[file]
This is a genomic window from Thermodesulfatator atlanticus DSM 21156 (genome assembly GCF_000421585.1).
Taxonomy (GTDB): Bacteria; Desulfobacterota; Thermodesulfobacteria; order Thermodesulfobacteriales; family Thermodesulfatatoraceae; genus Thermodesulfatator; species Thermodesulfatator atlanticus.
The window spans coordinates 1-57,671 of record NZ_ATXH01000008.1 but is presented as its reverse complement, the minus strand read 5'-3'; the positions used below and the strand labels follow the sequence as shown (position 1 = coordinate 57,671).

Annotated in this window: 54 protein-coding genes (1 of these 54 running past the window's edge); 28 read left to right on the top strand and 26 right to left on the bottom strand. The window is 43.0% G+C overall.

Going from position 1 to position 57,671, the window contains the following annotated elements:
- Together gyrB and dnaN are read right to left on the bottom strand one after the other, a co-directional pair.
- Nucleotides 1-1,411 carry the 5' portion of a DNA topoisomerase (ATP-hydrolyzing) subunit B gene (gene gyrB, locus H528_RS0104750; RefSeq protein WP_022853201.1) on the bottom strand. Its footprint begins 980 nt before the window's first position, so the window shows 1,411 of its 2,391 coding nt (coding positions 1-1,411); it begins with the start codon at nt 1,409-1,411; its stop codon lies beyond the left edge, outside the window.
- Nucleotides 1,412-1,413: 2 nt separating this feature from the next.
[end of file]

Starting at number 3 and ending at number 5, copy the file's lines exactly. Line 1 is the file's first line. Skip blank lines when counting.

The window spans coordinates 1-57,671 of record NZ_ATXH01000008.1 but is presented as its reverse complement, the minus strand read 5'-3'; the positions used below and the strand labels follow the sequence as shown (position 1 = coordinate 57,671).

Annotated in this window: 54 protein-coding genes (1 of these 54 running past the window's edge); 28 read left to right on the top strand and 26 right to left on the bottom strand. The window is 43.0% G+C overall.

Going from position 1 to position 57,671, the window contains the following annotated elements: